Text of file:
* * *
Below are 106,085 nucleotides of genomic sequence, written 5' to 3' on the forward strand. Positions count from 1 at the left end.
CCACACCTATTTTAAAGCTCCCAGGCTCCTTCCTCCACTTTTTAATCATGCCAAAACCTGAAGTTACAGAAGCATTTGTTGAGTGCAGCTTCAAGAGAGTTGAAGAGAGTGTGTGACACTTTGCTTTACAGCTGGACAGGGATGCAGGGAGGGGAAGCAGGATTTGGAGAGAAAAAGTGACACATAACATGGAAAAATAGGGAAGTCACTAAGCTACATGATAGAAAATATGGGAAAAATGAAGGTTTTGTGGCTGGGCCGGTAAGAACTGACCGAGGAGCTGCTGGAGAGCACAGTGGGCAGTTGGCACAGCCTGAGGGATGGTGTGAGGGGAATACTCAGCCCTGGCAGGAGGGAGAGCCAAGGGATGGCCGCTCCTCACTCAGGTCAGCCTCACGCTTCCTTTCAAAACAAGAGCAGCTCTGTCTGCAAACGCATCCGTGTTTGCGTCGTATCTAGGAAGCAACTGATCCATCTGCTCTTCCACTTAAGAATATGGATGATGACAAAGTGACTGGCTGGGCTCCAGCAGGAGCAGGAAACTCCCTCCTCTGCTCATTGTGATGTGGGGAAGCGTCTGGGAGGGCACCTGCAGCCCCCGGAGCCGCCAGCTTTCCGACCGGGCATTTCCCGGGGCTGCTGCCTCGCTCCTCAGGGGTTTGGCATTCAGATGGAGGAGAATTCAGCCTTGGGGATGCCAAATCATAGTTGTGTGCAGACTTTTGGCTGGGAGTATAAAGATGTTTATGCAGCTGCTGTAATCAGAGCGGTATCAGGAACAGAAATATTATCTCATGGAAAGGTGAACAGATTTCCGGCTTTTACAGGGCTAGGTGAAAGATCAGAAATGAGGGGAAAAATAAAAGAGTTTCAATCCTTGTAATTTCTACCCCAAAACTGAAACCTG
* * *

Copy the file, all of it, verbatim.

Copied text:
Below are 106,085 nucleotides of genomic sequence, written 5' to 3' on the forward strand. Positions count from 1 at the left end.
CCACACCTATTTTAAAGCTCCCAGGCTCCTTCCTCCACTTTTTAATCATGCCAAAACCTGAAGTTACAGAAGCATTTGTTGAGTGCAGCTTCAAGAGAGTTGAAGAGAGTGTGTGACACTTTGCTTTACAGCTGGACAGGGATGCAGGGAGGGGAAGCAGGATTTGGAGAGAAAAAGTGACACATAACATGGAAAAATAGGGAAGTCACTAAGCTACATGATAGAAAATATGGGAAAAATGAAGGTTTTGTGGCTGGGCCGGTAAGAACTGACCGAGGAGCTGCTGGAGAGCACAGTGGGCAGTTGGCACAGCCTGAGGGATGGTGTGAGGGGAATACTCAGCCCTGGCAGGAGGGAGAGCCAAGGGATGGCCGCTCCTCACTCAGGTCAGCCTCACGCTTCCTTTCAAAACAAGAGCAGCTCTGTCTGCAAACGCATCCGTGTTTGCGTCGTATCTAGGAAGCAACTGATCCATCTGCTCTTCCACTTAAGAATATGGATGATGACAAAGTGACTGGCTGGGCTCCAGCAGGAGCAGGAAACTCCCTCCTCTGCTCATTGTGATGTGGGGAAGCGTCTGGGAGGGCACCTGCAGCCCCCGGAGCCGCCAGCTTTCCGACCGGGCATTTCCCGGGGCTGCTGCCTCGCTCCTCAGGGGTTTGGCATTCAGATGGAGGAGAATTCAGCCTTGGGGATGCCAAATCATAGTTGTGTGCAGACTTTTGGCTGGGAGTATAAAGATGTTTATGCAGCTGCTGTAATCAGAGCGGTATCAGGAACAGAAATATTATCTCATGGAAAGGTGAACAGATTTCCGGCTTTTACAGGGCTAGGTGAAAGATCAGAAATGAGGGGAAAAATAAAAGAGTTTCAATCCTTGTAATTTCTACCCCAAAACTGAAACCTG